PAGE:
I turned off the lights in the kitchen and we watched TV.

As I walked into the kitchen to put some dishes in the sink I heard a trap door shut with a snap.

And there he was… inside the cage with no way out.

We put him outside for the night and Rob made him disappear the next day.

I never asked and he never told.

We left just a plain ordinary rat trap outside the hole for another night, but the one we caught seemed to be the only one in the walls and the trap remained empty.

The stove is now back in place and we put the drywall back in the hole.

That way we’ll know just by looking to see if the drywall is on the floor that another rat has taken its place.

Fingers crossed… the rats have left the building!

Camping Misadventures


It all started when Rob said… “The weather is going to be good for the next few days, let’s go camping”.

For me, that involves putting food in the motorhome, making sure we have towels, sunscreen and hot chocolate for the cool mornings out on the boat.

Food-wise I already had homemade hamburgers in the freeze, ribs, fish cakes, crab cakes, hot dogs, bacon and eggs. croissants and veggies from the garden.

So the grocery list from the store only consisted of snacks, some prepared salads and buns.

All ready to go from my end.

Rob got one of the movers to help put the boat in the trailer, added in the pop-up tent for over the picnic table, barbeque, chairs, batteries for the boat and other assorted items that one needs while camping.

Both of us worked on our regular jobs until the last minute and we got away just before lunch.

On the road and out of town when Rob said… “Did I bring the bucket of tomatoes?”

One of the last things he did before we left was to pick a small bucket of tomatoes for the trip and for the camping attendant. He likes to bring fresh veggies up to her and it is greatly appreciated.

No to the tomatoes, so we found a place to turn around the motorhome with the trailer on behind and headed back home.

Heading into the driveway there was a bit of maneuvering to get facing the right way to leave which involved crashing the trailer into a container as it was being backed up.

Got the tomatoes and headed down the road again.

This time, we couldn’t get out onto the busy road.

Cars came from both directions and when they weren’t doing that, one direction would be travelling fast and then the other.

There wasn’t a break to be had.

After more than 5 minutes of a little yelling at the unhearing motorists, Rob’s blood pressure had gone up a notch and I was wishing I had earplugs.

Finally… a tiny sliver of a break in traffic and we pulled out with unseen horns blaring at our bold move.

Big breath and down the road we resumed our trip.

The weather was lovely.

The scenery was as scenic as you get on the west coast and there was lovely flute music coming from the CD player.

Then we started seeing construction signs.

Slow down… work in progress… flag person ahead.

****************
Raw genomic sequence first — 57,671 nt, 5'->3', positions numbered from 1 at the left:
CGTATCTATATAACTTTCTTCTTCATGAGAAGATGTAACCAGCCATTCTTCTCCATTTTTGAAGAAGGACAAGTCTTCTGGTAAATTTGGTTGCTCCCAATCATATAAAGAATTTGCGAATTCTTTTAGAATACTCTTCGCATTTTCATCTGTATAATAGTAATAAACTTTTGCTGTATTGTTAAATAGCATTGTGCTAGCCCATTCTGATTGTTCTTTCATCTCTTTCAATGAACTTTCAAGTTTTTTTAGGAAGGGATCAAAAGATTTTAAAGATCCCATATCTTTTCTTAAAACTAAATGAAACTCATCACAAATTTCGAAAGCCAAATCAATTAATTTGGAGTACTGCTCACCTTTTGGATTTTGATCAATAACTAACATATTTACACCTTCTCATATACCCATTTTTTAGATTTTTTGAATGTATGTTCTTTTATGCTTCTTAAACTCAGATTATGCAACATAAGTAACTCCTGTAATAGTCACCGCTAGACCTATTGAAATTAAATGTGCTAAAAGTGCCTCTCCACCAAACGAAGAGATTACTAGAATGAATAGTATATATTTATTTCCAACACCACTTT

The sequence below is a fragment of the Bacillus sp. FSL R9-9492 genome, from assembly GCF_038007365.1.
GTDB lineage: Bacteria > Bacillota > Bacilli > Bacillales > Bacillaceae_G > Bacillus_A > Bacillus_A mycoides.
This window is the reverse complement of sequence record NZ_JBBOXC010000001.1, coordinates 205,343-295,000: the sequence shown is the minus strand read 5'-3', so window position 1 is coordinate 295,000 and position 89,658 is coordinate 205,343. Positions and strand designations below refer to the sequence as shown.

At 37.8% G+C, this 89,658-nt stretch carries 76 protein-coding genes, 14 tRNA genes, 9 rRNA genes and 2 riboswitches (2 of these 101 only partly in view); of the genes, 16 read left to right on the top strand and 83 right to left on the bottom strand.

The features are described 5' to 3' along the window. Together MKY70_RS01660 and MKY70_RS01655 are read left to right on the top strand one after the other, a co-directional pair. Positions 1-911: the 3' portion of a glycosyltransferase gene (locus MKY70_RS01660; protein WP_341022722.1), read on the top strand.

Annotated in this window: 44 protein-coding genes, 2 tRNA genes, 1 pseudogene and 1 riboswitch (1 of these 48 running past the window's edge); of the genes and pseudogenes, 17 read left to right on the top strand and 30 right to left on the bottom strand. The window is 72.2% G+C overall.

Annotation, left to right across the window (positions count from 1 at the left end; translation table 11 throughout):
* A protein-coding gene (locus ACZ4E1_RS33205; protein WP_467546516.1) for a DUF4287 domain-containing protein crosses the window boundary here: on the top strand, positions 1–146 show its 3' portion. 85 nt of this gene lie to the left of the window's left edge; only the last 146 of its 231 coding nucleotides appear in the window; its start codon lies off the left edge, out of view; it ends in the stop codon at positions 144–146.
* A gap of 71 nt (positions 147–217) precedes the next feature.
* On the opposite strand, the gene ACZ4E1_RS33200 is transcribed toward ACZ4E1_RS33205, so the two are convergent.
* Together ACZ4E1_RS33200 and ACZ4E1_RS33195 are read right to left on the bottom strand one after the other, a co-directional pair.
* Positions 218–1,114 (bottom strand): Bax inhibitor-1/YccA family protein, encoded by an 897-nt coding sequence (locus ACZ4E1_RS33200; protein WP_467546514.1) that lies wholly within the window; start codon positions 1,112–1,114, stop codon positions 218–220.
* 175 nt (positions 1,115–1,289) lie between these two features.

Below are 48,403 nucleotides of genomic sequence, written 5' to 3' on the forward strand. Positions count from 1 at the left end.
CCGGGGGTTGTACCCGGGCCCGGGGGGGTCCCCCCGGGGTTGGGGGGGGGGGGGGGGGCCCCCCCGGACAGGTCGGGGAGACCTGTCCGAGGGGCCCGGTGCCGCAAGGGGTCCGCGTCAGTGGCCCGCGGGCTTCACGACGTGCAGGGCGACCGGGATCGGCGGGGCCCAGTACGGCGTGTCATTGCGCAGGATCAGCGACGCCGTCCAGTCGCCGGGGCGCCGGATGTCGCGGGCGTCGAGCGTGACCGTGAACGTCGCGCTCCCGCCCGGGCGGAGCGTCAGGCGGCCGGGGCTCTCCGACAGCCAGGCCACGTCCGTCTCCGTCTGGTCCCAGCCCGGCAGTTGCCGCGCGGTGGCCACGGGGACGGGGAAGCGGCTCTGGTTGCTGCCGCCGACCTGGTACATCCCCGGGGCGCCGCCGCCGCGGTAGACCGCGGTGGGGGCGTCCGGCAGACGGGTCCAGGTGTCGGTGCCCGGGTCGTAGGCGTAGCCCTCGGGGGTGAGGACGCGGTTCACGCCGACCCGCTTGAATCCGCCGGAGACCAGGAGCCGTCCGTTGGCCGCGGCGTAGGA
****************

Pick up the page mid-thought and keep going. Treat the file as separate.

We got in behind a large line of traffic and waited.

And waited… and waited.

People got out of their vehicles.

Rob went to the back of the motorhome and fix the fridge door that had been swinging back and forth and we had a little snack while we waited.

I think Rob was ready to take a nap when I yelled that the line was starting to move.

The first round of good luck as we were the last ones through before the flag person put out their stop sign at the traffic behind us.

Time to sing… “On The Road Again,” it’s a favourite by Willie Nelson.

Now, the trip to Lizard Lake takes about an hour and a half.

At the hour mark, Rob said… “I don’t think I brought the motor for the boat”.

I said very positively… “Of course you did. I saw it in the boat the day before yesterday when I was putting something in it.

Stopping and checking it appeared I was wrong.

For some reason, Rob had taken the motor out the day before we were going to leave and there it sat… at home… somewhere in the yard.

So we had a boat, with no motor and as luck would have it, no oars.


We are too far down the road to head back.

Coming to the highest point of the trip with a clear view out over the ocean to Washington we thought we might get a phone signal.

No luck.

Onto Port Renfrew to use the payphone (yes, there are still payphones)  as there is no cell service there either.

On the way there we remembered that a few weeks ago when trying to use the payphone that it wasn’t working.

But being resourceful we stopped at the one and only gas station run by the Pacheedaht First Nation and asked to use their phone.

No way… they don’t let anyone use their phone. No ifs and or buts.

Rob said… “I’m the man that has been bringing the band truckloads of furniture, beds, freezers, and all manner of useful items over the last few months.”

And they greeted him with open arms and he is quite possibly the only outsider ever allowed to utilize their phone.

Talking to his son Mat he asked him to bring up the 3 electric motors that we had as Rob wasn’t exactly clear on where he had left the motor he took out of the boat.